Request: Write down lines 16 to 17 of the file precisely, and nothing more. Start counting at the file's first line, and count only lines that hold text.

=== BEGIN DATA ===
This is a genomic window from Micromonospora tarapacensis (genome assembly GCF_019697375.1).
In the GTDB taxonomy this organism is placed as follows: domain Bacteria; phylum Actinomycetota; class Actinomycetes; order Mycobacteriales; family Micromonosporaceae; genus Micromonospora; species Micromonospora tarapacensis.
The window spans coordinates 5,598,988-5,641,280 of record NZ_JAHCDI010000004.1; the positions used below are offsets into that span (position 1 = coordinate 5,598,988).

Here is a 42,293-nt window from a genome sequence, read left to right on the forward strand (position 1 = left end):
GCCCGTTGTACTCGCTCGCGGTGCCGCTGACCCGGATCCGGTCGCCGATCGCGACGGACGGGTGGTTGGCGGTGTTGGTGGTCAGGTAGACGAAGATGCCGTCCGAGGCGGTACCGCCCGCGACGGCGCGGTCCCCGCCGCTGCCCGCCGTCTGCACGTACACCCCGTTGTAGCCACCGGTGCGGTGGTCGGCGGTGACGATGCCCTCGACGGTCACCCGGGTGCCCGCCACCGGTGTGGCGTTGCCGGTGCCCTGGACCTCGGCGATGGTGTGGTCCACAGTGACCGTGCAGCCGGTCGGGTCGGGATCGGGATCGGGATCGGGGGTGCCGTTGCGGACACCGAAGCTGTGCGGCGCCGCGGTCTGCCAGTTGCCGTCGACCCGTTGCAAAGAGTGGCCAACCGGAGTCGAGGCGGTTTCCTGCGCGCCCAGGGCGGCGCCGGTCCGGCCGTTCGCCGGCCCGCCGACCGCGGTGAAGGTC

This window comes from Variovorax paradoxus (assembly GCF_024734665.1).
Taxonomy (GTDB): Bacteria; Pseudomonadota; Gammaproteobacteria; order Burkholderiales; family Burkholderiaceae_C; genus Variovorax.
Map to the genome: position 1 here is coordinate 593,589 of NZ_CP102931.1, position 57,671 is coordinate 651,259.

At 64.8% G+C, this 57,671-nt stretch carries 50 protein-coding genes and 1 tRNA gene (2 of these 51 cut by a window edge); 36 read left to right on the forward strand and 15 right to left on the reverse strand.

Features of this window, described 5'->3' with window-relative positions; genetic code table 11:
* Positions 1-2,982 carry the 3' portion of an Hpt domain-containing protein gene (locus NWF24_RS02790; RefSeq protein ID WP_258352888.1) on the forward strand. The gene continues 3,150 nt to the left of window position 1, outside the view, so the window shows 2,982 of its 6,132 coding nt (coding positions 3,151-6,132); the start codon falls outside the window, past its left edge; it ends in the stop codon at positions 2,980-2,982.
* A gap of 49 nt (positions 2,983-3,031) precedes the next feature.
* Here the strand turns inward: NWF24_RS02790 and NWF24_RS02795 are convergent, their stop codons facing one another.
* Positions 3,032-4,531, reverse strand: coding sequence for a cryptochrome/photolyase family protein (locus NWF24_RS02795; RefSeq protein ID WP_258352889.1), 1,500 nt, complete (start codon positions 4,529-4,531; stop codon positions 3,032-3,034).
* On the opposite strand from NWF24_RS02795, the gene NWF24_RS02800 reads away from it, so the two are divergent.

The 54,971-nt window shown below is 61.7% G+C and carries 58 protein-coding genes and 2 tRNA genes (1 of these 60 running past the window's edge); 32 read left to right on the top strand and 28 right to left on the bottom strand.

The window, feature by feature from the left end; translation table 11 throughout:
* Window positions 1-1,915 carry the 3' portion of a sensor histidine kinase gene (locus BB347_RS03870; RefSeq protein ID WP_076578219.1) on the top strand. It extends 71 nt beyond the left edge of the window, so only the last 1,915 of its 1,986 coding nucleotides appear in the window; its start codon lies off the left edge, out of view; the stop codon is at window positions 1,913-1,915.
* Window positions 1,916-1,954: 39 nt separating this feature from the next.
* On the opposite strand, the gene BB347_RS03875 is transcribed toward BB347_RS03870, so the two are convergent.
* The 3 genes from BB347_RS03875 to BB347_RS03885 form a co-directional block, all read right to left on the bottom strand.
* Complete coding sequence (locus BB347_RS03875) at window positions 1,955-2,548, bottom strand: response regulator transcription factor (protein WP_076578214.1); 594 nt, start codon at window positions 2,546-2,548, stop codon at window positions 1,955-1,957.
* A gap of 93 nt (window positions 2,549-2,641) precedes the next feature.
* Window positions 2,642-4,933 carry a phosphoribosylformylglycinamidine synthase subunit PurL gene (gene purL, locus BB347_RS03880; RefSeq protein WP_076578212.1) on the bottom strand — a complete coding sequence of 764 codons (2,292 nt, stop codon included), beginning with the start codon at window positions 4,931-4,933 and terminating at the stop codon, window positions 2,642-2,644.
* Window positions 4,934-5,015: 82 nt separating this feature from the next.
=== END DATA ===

The 54,971-nt window shown below is 61.7% G+C and carries 58 protein-coding genes and 2 tRNA genes (1 of these 60 running past the window's edge); 32 read left to right on the top strand and 28 right to left on the bottom strand.

The window, feature by feature from the left end; translation table 11 throughout: